February 28, 2013
Molecule That Decreases Airway Inflammation Could Lead To New Asthma Treatments
redOrbit Staff & Wire Reports - Your Universe Online
Researchers at the Brigham and Women´s Hospital (BWH) in Boston have discovered a molecule that controls cells responsible for decreasing airway inflammation in asthma patients, and their discovery could lead to new treatments for the millions of Americans that suffer from the disease.The molecule is known as lipoxin A4, and according to the researchers, it is responsible for resolving inflammation. It accomplishes this in two ways using two different types of immune cells. It encourages natural killer cells to decrease inflammation by working to facilitate eosinophil cell death. Lipoxin A4 also discourages type 2 innate lymphoid cells from promoting inflammation by prohibiting the secretion of cell-signaling molecules called interleukin-13.
As part of their research, which was published Wednesday in the journal Science Translational Medicine, the BWH team studied the lungs and blood of 22 subjects suffering from mild to severe asthma. They discovered the important roles that the natural killer cells and the type 2 innate lymphoid cells played in airway inflammation in those participants with a severe form of the respiratory condition.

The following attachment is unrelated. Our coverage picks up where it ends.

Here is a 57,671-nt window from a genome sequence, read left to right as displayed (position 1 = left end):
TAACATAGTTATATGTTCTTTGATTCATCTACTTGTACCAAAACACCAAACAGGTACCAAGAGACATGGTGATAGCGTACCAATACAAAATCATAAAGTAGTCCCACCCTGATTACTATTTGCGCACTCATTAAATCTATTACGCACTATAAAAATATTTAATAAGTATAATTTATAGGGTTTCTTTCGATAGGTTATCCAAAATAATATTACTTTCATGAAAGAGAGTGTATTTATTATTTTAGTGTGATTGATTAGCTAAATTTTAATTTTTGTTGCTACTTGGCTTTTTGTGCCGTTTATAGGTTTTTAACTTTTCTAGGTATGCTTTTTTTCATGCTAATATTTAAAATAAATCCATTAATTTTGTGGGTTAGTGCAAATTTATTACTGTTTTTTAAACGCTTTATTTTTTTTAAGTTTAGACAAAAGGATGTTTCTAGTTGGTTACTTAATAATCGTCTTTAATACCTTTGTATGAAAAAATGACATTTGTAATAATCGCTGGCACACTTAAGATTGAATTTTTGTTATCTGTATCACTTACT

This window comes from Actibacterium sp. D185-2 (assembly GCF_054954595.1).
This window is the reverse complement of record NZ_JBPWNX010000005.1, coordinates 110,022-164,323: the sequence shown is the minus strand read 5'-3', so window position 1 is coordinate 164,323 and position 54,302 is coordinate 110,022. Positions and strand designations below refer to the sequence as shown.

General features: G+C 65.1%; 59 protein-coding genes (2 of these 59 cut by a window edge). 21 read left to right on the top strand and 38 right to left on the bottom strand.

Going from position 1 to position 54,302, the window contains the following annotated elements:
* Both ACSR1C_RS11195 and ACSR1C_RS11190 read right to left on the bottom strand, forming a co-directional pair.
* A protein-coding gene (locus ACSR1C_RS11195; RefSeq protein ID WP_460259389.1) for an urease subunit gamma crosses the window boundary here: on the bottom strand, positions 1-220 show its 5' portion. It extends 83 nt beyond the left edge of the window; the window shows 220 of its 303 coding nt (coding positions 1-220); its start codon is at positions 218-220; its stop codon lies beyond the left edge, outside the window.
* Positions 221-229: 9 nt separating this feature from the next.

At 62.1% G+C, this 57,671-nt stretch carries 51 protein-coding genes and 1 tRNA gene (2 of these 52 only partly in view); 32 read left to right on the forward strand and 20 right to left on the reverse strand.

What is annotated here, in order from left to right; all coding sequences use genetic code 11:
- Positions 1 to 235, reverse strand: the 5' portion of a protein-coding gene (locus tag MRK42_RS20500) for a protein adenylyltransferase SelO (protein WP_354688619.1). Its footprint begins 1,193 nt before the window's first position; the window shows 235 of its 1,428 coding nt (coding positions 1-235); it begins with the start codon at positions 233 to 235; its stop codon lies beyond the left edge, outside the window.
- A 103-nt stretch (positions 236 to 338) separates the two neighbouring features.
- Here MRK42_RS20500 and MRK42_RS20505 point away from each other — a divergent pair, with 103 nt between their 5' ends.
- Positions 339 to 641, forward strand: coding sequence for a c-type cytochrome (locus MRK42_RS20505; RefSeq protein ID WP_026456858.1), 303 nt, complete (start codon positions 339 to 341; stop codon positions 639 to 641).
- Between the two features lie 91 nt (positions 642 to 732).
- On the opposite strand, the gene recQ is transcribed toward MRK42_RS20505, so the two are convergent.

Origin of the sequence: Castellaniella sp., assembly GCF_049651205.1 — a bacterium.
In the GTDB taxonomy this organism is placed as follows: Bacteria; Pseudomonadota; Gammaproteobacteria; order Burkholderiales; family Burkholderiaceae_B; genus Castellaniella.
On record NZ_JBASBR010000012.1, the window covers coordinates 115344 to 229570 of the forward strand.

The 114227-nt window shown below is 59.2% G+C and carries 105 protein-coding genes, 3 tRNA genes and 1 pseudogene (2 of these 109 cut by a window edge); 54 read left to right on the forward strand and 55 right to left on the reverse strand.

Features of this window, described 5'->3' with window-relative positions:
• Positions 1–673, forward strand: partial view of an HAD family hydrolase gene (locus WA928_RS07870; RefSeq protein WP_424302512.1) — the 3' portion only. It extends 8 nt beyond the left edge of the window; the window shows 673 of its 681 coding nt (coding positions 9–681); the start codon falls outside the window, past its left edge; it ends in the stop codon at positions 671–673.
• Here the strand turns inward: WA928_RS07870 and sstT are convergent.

“Stopping airway inflammation is similar to putting out a forest fire," senior study author Bruce Levy, MD of the BWH Department of Internal Medicine´s Pulmonary and Critical Care Medicine Division, said in a statement. "Firefighters tackle forest fires in two ways — dousing the fire with water and clearing away dry brush that could fuel the fire.”
“Lipoxin A4 does just that to resolve inflammation,” he added. “It is an airway inflammation fighter that performs the double duty of dampening pathways that ignite inflammation while at the same time clearing away cells that fuel inflammation.”
Levy and his colleagues had completed previous research that found patients with severe asthma also demonstrated a deficiency in lipoxin A4 production. That discovery, combined with the findings of their recent study, could help provide researchers and pharmaceutical firms with a new approach to treating the disorder — developing cutting-edge treatments designed to boost the molecule in those suffering from severe asthma symptoms.
“Most patients with severe asthma have chronic airway inflammation that never fully resolves,” Levy said. “This can lead to daily and often disabling symptoms despite available therapies. Our study provides new information on cellular targets that regulate inflammation and will enable the development of lipoxin-based therapeutics to decrease chronic inflammation in asthma and other diseases.”